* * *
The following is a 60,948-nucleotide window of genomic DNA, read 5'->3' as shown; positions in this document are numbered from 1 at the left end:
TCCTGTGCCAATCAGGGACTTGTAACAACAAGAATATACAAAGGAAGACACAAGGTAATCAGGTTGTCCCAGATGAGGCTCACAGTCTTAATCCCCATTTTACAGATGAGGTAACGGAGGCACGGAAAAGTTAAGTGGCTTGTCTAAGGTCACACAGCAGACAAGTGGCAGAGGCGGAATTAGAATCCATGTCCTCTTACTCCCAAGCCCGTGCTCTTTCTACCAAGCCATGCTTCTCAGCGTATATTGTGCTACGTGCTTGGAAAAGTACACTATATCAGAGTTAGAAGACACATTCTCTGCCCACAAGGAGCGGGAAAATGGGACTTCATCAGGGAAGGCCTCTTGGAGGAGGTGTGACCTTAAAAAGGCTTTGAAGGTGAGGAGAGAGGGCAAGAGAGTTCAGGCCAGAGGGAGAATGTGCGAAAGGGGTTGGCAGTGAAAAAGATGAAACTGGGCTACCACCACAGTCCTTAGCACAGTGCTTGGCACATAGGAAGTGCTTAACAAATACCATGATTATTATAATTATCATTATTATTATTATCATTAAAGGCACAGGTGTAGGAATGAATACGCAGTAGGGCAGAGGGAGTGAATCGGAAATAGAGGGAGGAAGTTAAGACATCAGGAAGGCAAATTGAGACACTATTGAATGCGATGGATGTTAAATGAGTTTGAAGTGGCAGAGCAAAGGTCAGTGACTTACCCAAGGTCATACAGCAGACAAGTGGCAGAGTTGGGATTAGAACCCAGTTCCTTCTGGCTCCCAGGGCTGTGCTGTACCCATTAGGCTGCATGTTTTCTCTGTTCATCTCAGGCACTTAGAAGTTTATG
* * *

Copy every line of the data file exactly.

The following is a 60,948-nucleotide window of genomic DNA, read 5'->3' as shown; positions in this document are numbered from 1 at the left end:
TCCTGTGCCAATCAGGGACTTGTAACAACAAGAATATACAAAGGAAGACACAAGGTAATCAGGTTGTCCCAGATGAGGCTCACAGTCTTAATCCCCATTTTACAGATGAGGTAACGGAGGCACGGAAAAGTTAAGTGGCTTGTCTAAGGTCACACAGCAGACAAGTGGCAGAGGCGGAATTAGAATCCATGTCCTCTTACTCCCAAGCCCGTGCTCTTTCTACCAAGCCATGCTTCTCAGCGTATATTGTGCTACGTGCTTGGAAAAGTACACTATATCAGAGTTAGAAGACACATTCTCTGCCCACAAGGAGCGGGAAAATGGGACTTCATCAGGGAAGGCCTCTTGGAGGAGGTGTGACCTTAAAAAGGCTTTGAAGGTGAGGAGAGAGGGCAAGAGAGTTCAGGCCAGAGGGAGAATGTGCGAAAGGGGTTGGCAGTGAAAAAGATGAAACTGGGCTACCACCACAGTCCTTAGCACAGTGCTTGGCACATAGGAAGTGCTTAACAAATACCATGATTATTATAATTATCATTATTATTATTATCATTAAAGGCACAGGTGTAGGAATGAATACGCAGTAGGGCAGAGGGAGTGAATCGGAAATAGAGGGAGGAAGTTAAGACATCAGGAAGGCAAATTGAGACACTATTGAATGCGATGGATGTTAAATGAGTTTGAAGTGGCAGAGCAAAGGTCAGTGACTTACCCAAGGTCATACAGCAGACAAGTGGCAGAGTTGGGATTAGAACCCAGTTCCTTCTGGCTCCCAGGGCTGTGCTGTACCCATTAGGCTGCATGTTTTCTCTGTTCATCTCAGGCACTTAGAAGTTTATG